In 1995 I was 16 and a half years old. I lived in a large but unusually rough and tumble northern city, large enough to have alternative newspapers and a punk scene… kids with skateboards and drugs and sometimes firearms.

Ranging into “TMI” territory here but I am pretty queer, at this point in my life I identify as trans/radiqueer but during the 1990s those terms were not available. To a 16 year old in 1995 it seemed that there were three options: transexual, transvestite, and cross-dresser. That was it. The messages I received from the media were ten-hundred percent “transphobic” in modern language.

The overall message in the media was that if you were questioning your gender you’d better stop. Or in lieu of stopping — and this is important later — find a partner who digs that you are a weirdo and keeps your secret. Keep your freaky at home and hope you never get busted.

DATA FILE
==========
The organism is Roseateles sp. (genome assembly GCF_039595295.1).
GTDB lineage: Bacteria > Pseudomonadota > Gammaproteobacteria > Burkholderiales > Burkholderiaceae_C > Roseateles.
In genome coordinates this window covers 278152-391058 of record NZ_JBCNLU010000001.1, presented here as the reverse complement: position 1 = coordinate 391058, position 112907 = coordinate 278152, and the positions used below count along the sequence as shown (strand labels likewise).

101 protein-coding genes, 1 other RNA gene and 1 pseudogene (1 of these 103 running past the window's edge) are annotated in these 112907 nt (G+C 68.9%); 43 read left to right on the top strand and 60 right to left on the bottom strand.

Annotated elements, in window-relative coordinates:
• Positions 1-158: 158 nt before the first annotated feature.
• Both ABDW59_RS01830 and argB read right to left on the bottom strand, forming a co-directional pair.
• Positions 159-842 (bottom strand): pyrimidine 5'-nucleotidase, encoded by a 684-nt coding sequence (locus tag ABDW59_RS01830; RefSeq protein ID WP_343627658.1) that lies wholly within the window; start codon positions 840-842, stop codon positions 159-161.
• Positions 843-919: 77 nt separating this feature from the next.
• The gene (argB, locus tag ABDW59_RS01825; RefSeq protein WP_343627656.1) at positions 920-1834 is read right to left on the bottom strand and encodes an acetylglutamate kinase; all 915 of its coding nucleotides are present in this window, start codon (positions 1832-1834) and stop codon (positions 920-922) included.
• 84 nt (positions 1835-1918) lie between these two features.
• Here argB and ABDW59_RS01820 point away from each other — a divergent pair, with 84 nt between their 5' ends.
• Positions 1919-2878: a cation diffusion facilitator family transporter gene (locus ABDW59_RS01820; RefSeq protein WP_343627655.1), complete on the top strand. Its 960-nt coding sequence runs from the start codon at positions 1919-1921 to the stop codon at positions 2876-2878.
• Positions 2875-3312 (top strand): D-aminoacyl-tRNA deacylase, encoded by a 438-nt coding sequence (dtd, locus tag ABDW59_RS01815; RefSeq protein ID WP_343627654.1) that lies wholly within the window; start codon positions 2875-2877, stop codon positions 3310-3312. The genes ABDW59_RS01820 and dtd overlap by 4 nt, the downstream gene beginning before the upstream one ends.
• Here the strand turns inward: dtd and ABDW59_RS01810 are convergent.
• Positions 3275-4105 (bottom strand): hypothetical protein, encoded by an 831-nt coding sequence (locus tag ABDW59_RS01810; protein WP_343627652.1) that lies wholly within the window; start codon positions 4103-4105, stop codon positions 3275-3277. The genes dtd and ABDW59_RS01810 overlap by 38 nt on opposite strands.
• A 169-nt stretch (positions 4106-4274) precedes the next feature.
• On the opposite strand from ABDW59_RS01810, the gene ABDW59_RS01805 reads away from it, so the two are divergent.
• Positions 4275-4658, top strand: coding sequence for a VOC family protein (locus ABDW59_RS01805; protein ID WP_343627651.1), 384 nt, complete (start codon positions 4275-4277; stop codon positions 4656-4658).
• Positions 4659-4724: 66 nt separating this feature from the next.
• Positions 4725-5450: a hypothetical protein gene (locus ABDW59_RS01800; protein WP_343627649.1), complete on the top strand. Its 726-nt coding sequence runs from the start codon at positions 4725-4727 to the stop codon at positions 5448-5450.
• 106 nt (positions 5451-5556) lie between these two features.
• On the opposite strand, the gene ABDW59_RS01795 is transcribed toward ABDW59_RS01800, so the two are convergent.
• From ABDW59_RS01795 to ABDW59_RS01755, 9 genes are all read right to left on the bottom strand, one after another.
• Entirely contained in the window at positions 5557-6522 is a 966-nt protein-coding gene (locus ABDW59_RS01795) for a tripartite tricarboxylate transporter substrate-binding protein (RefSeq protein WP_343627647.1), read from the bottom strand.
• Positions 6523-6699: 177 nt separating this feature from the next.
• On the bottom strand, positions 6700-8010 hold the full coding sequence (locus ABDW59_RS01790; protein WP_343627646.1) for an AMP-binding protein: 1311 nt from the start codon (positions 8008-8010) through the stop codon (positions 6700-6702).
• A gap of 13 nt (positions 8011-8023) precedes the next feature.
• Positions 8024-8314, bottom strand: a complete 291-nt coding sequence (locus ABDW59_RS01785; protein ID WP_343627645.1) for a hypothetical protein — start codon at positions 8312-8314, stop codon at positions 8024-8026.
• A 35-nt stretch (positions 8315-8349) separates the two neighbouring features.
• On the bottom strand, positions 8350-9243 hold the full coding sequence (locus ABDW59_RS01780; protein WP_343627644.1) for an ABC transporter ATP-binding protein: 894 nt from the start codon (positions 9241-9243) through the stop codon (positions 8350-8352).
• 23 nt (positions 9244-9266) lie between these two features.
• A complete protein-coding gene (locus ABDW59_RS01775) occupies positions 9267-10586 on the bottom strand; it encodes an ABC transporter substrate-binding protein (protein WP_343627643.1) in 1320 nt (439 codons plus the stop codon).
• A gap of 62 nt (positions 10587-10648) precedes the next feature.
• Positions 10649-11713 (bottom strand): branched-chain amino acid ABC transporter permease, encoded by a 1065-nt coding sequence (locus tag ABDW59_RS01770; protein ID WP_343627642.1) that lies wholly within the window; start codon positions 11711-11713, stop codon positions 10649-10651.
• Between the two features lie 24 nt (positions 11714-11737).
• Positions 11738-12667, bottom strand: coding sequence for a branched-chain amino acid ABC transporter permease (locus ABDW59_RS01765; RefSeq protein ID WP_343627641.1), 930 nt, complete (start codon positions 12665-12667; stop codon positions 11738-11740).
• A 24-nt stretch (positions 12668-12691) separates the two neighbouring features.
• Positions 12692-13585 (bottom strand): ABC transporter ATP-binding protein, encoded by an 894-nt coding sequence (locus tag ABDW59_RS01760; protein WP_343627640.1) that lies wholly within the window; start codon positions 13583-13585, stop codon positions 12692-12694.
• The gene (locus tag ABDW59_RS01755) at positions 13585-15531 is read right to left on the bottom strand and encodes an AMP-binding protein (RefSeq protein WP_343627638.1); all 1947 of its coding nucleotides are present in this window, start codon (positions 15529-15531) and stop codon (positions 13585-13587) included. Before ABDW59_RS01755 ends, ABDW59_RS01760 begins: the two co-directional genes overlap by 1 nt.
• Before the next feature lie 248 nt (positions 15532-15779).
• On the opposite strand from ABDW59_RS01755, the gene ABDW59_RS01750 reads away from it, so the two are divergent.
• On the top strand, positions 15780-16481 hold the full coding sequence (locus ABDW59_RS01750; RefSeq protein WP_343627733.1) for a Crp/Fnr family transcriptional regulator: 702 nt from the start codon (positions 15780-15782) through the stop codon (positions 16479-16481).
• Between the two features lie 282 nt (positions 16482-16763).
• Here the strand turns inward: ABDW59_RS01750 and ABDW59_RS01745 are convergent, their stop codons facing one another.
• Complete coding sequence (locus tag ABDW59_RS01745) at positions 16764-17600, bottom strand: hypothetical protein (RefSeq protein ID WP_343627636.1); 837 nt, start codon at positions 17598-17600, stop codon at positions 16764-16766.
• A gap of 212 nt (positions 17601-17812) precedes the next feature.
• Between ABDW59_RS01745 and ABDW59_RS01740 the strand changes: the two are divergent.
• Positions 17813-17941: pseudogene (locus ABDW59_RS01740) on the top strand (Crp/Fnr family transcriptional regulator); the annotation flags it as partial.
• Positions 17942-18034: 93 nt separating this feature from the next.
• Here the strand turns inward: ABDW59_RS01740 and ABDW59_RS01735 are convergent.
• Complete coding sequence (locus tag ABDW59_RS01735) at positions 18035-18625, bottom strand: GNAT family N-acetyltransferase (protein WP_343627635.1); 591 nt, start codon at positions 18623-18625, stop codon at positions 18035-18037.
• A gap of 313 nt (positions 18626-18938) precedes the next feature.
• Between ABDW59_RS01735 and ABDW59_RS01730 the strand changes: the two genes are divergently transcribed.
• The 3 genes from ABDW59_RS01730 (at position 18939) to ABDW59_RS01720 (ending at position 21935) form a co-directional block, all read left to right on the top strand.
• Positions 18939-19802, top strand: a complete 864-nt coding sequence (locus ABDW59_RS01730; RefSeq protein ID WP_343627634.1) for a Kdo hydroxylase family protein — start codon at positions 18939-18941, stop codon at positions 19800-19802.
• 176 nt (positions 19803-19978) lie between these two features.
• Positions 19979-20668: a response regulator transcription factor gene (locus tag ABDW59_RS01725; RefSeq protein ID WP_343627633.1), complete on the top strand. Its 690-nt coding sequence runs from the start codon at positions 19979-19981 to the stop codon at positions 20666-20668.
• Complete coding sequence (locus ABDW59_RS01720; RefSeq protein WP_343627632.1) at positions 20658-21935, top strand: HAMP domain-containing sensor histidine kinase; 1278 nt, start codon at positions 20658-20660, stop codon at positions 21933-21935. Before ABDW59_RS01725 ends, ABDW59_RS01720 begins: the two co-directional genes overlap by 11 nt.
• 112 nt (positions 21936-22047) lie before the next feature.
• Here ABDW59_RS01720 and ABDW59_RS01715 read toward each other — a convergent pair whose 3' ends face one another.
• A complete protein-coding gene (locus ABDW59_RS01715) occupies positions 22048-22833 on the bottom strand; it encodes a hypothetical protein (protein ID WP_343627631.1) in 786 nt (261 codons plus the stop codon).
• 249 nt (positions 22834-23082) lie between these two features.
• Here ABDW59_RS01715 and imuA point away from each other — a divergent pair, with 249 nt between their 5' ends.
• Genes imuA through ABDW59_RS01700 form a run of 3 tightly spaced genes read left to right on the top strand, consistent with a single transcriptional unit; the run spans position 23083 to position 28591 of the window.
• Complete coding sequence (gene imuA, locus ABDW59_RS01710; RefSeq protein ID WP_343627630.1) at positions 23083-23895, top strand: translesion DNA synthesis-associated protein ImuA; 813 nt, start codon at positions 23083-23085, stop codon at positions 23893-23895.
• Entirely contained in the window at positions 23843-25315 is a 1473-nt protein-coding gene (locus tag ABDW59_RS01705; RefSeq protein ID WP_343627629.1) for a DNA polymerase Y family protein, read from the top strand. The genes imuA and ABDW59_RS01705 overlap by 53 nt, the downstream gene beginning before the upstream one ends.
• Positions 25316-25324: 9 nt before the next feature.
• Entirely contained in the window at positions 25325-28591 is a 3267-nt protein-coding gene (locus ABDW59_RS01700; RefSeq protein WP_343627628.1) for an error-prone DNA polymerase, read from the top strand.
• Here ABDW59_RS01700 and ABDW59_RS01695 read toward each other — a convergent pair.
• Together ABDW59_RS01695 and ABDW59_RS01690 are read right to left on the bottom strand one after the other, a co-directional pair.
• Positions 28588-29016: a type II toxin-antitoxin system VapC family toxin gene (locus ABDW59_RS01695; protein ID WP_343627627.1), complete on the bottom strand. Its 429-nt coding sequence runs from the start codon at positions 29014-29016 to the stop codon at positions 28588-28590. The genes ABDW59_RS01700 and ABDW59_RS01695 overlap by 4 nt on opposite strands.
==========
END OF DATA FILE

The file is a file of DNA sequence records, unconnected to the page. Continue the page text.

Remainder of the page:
When you are trying to learn more about your own gender identity and you are 16 and it is 1995 what are your options? You are too young for the gay club, and that is a bit of a diversion if you are just trying to understand yourself. Go to the library (in 1995) and search the catalog for the handful of keywords you know: transvestite, transsexual, cross-dresser…. Library search results are going to fall into the following categories: psychology texts that are over your level, outdated sex manuals, and restricted-access books sourced from lord knows what. I mean, the town library is typically not the place you research anything “sexy”.

And in the 1990s, transgender identity was relegated to “keep it hidden in the bedroom”, thus relegating it a subset of sexuality, not a subset of identity. This complicates further the ability of one to learn about it in the 1990s.


Enter the Internet

We find ourselves right on the border of “too much information” once again, so let me say that the internet in 1995 was a search box just like the one at the library except instead of returning cryptic, medicalized responses to gender questions it returned thousands of other gender variant individuals being poofters together.